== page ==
Installing the Antispam plugin can be done in one of two ways. The GPM (Grav Package Manager) installation method enables you to quickly and easily install the plugin with a simple terminal command, while the manual method enables you to do so via a zip file.
GPM Installation (Preferred)
The simplest way to install this plugin is via the Grav Package Manager (GPM) through your system's terminal (also called the command line). From the root of your Grav install type:
bin/gpm install antispam
This will install the antispam plugin into your
/user/plugins directory within Grav. Its files can be found under
If you have the Admin plugin installed, you can also install it there under
plugins > add.
To install this plugin, just download the zip version of this repository and unzip it under
/your/site/grav/user/plugins. Then, rename the folder to
antispam. You can find these files on GitHub.
You should now have all the plugin files under
Before configuring this plugin, you should copy the
user/config/plugins/antispam.yaml and only edit that copy.
Here is the default configuration and an explanation of available options:
enabled: true target: false # set to true if you want target="_blank" added change_on_output: false # set to true if you have an email address in a twig template, or if there are plugin conflicts
Note that if you use the admin plugin, a file with your configuration, and named antispam.yaml will be saved in the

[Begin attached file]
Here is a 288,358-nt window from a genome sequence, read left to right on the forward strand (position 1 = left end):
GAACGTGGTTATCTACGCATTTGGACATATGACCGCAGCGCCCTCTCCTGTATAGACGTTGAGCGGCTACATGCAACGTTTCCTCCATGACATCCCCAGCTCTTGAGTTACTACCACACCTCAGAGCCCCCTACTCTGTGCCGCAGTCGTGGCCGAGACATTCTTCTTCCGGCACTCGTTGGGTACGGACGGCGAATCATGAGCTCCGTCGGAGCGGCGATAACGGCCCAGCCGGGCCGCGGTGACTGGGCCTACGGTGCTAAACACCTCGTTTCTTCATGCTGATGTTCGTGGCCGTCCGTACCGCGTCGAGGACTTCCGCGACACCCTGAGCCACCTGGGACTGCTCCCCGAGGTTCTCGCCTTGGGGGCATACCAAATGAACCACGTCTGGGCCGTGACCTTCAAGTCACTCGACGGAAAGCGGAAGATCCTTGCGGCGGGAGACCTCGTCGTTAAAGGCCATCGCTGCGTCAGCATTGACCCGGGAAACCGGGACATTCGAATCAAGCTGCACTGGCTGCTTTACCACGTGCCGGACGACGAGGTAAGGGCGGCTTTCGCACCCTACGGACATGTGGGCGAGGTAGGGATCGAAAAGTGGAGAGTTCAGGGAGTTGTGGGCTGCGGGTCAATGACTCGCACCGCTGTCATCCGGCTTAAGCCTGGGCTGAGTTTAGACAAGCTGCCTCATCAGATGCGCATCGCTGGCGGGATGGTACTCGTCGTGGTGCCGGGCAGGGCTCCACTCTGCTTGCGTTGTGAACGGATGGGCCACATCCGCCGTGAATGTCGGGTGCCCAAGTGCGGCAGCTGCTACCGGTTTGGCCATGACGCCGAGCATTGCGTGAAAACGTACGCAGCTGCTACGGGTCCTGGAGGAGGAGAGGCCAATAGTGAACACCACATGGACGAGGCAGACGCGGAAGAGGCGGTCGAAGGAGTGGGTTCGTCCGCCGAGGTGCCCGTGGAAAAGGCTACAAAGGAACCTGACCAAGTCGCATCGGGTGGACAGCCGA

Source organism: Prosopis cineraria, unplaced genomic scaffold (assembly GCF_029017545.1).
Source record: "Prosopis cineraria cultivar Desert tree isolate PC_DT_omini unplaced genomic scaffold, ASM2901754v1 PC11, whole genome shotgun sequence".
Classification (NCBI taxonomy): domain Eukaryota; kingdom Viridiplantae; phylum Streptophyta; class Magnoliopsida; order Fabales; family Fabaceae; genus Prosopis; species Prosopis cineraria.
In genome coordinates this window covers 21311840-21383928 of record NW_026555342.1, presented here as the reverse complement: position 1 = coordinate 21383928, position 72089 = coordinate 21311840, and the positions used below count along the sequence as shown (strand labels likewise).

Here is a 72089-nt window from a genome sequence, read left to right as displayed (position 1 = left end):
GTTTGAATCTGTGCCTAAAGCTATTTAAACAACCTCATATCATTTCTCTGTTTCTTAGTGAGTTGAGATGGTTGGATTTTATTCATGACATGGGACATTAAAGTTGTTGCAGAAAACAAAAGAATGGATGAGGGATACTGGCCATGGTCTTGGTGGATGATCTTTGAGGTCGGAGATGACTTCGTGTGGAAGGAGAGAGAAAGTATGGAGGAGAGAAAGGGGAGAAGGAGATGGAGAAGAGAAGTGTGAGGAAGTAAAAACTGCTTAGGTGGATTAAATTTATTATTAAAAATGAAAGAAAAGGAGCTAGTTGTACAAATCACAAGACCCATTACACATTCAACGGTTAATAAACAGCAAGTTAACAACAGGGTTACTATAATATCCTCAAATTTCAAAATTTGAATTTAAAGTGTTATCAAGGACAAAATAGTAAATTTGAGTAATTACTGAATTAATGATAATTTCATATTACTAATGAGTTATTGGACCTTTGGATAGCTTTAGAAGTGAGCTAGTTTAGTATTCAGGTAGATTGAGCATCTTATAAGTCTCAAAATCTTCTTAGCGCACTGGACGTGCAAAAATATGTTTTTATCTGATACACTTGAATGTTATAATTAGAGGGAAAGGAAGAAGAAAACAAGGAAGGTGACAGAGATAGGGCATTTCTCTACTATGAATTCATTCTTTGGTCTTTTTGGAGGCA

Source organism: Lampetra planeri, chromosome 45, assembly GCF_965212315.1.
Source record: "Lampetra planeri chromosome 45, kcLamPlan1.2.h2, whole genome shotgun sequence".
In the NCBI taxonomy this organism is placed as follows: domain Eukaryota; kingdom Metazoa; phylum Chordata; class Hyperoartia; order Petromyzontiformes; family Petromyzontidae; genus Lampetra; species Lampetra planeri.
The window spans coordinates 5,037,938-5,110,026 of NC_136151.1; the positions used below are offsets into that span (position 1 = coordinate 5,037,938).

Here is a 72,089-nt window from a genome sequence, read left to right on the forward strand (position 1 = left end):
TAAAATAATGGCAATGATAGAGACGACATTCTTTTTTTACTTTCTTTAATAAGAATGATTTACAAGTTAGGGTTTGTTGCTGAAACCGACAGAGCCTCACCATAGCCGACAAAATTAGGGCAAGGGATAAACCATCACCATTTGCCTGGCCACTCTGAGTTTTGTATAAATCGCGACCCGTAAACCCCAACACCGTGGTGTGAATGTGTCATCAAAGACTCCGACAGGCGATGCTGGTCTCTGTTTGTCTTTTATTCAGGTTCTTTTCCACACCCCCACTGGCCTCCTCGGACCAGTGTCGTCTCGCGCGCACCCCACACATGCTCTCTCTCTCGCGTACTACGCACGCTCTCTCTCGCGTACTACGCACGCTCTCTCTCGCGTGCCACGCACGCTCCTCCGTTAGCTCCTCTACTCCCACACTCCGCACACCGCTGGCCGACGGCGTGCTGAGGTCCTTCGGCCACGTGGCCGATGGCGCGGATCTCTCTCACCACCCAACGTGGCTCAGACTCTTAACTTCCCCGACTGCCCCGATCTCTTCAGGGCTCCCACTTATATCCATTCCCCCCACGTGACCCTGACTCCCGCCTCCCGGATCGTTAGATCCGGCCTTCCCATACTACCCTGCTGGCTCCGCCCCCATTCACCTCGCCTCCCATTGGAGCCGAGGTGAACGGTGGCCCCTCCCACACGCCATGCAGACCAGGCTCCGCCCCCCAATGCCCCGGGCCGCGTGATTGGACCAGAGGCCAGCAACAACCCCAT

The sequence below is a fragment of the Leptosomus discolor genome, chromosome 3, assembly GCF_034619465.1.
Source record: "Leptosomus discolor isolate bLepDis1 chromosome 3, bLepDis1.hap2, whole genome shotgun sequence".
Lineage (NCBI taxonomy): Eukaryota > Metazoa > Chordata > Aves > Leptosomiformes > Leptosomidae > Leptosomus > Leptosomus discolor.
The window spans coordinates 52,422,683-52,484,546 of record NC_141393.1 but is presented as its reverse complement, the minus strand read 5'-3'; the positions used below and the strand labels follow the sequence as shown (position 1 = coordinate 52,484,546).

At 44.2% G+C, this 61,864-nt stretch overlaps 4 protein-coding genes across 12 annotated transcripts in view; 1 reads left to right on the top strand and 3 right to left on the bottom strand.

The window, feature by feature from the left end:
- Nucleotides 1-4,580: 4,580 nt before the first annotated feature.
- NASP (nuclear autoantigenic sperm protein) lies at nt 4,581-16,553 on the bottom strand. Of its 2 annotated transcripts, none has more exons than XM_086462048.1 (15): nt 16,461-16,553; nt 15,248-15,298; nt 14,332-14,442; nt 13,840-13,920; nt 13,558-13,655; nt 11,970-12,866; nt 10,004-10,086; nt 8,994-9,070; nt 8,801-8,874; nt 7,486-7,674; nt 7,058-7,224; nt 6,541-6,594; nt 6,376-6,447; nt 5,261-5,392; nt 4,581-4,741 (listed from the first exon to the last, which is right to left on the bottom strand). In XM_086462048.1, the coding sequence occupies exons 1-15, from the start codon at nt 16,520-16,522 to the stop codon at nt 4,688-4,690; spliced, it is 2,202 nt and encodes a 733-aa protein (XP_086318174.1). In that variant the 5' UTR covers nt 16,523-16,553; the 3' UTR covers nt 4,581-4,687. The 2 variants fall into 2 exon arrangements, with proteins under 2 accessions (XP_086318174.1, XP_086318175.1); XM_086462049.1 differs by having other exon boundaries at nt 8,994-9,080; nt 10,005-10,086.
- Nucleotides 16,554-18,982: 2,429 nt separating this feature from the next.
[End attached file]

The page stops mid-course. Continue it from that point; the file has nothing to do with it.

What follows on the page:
user/config/plugins/ folder once the configuration is saved in the admin.
Disable for individual pages
antispam: false in the frontmatter of a page will disable the processing for this page. This may be useful if you have a form where people enter their email addresses, Antispam may break the processing of such a form.
Custom noscript text
If you want to change the text that will appear in the
<noscript> section of the encrypted addresses, copy the language contents of
user/plugins/antispam/languages.yaml that you wish to change to
user/languages/en.yaml or another language file respectively, and change that so your custom text will not get overridden when the plugin is updated.
Please keep in mind that this script will not find everything that might be a valid email address as it uses a fairly simple regex expression. If you have a use case with email addresses that do not get converted, please open an issue and I'll see what I can do!
This especially includes email addresses of domains that only consist of a digit followed by an x. These will not get converted to avoid clashes with responsive images like
As of version 1.3, you can also wrap an image in a mailto link and it will get encrypted correctly. However, this has made the regular expressions in my code a lot more complex and thus error prone, so you may well run into issues I have not foreseen. For the moment this means that plain text email addresses must be preceded by either whitespace or the
> character in the html code that the markdown gets turned into. This should usually be the case, but if you should happen to get unexpected results on your page, please file an issue and let me know what your input was.
Just install and enable it and enjoy spam protection for your email addresses! Please note that you do not need to put any mailto links around your email addresses in your pages (but you can, as of v1.2.5). Those will be added by the plugin.
All credit goes to the creators of the original script, which I simply assembled in this plugin:
- Email obfuscator script 2.1 by Tim Williams, University of Arizona
- Random encryption key feature by Andrew Moulden, Site Engineering Ltd
- PHP version coded by Ross Killen, Celtic Productions Ltd
You can find this script along with an article by Ross Killen on email obfuscation at celticproductions.net.